Meanwhile, for local governments, the results of this mapping can be used as a basis for preparing the General Regional Energy Plan (RUED).

“DEN is currently facilitating the regions to draw up Perda RUED. The results of this mapping will be very useful in drafting Perda RUED which will later become the basis for Regional Governments in developing renewables in their respective regions,” Djoko added.

Still on the same occasion, Chairman of the Indonesian Renewable Energy Society (METI), Surya Darma stressed the importance of always updating data on potential renewable energy on a regular basis.

“The rapid development of technology and the different assumptions used can make the numbers fluctuate, but that’s okay. Our task is to find alternatives so that these potentials can be realized and really utilized,” said Surya Darma.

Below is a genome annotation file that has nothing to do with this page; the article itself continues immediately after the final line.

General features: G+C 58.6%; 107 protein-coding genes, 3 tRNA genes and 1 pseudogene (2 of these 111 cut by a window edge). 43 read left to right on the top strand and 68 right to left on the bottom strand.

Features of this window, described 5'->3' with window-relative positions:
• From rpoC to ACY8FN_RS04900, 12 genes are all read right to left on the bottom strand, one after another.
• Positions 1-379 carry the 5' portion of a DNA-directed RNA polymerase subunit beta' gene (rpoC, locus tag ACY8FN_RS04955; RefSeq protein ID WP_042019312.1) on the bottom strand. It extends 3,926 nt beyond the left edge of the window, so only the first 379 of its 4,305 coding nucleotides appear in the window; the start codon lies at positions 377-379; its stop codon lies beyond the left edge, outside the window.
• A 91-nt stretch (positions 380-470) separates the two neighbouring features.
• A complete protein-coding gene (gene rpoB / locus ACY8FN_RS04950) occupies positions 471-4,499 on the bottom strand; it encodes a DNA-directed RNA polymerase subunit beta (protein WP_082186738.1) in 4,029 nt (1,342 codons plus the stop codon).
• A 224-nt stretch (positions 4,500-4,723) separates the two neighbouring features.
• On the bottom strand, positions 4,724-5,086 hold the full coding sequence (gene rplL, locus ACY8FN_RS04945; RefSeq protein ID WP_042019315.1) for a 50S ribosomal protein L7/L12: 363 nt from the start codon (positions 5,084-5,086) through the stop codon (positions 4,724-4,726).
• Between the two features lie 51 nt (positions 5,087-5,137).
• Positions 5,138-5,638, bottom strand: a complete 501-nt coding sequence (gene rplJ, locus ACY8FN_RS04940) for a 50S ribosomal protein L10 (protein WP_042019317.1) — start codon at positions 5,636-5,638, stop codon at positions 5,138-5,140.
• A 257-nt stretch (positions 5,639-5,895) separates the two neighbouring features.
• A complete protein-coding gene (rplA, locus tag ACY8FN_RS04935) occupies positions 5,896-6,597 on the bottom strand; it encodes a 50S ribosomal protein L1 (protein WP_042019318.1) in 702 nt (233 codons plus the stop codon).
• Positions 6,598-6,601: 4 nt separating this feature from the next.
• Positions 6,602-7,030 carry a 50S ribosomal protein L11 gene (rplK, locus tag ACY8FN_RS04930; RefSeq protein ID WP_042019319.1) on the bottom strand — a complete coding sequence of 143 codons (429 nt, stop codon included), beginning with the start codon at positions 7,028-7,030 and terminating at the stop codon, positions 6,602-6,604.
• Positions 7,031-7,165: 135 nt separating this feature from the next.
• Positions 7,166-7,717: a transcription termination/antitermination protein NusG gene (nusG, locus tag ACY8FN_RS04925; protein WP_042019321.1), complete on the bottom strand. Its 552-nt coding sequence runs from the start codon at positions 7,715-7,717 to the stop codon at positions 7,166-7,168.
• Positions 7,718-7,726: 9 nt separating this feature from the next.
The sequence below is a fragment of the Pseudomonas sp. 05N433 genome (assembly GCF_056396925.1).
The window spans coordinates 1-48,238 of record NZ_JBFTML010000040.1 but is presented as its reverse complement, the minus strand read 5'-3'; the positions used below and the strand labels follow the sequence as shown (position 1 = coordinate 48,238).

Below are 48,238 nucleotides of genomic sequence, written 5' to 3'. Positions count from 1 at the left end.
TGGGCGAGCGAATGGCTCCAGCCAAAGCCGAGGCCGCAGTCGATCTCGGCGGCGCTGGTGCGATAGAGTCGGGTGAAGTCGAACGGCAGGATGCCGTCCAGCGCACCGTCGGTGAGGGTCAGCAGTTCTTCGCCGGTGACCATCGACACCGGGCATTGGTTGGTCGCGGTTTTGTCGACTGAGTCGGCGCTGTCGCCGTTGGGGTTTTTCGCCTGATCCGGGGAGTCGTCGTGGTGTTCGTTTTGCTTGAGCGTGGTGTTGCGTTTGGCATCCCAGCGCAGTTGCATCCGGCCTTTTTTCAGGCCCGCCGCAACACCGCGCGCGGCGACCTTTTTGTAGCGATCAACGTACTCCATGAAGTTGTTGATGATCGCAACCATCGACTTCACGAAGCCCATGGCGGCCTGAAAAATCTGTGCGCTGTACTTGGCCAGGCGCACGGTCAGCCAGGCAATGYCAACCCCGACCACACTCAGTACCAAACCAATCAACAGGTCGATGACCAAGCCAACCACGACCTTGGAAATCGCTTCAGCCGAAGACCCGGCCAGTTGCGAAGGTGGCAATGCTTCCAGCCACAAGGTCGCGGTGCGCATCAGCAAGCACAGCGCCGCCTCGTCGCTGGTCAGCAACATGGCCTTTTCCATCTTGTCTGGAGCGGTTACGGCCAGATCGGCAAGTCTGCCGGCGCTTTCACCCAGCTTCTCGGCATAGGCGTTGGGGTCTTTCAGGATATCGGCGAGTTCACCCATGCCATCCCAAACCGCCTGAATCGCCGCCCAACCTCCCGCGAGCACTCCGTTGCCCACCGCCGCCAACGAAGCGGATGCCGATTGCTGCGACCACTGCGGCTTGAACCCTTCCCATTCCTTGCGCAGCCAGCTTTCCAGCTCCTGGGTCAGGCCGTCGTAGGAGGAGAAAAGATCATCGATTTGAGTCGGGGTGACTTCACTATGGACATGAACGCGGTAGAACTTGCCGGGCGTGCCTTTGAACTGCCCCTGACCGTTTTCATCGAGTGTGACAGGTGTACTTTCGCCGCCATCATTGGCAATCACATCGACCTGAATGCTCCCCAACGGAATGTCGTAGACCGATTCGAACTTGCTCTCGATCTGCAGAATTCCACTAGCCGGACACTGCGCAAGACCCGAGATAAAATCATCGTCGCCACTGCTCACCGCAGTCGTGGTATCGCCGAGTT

IESR Launches the Study of Renewable Energy Technical Potential Map Study in Indonesia

Jakarta, October 25, 2021 – A comprehensive renewable energy potential map needs to be prepared to support the energy transition towards utilizing 100 percent renewable energy and achieving zero emissions in Indonesia by 2050.

Indonesia’s renewable energy technical potential data still refers to the General National Energy Plan (RUEN) of 443.2 GW. This data has not been updated since 2014. Moreover, the RUEN data is also much lower than the actual potential of renewable energy.

“The suboptimal data on the potential for renewable energy will affect the perspective, strategy, and decision making on the use of renewable energy in Indonesia. This data confusion will make the government and business actors unable to plan optimally the energy transition in Indonesia, and formulate policies to accelerate the use of renewable energy. Updating data is significantly strategic for the executives to plan Indonesia’s energy transition,” explained Fabby Tumiwa, Director of the Institute for Essential Services Reform (IESR).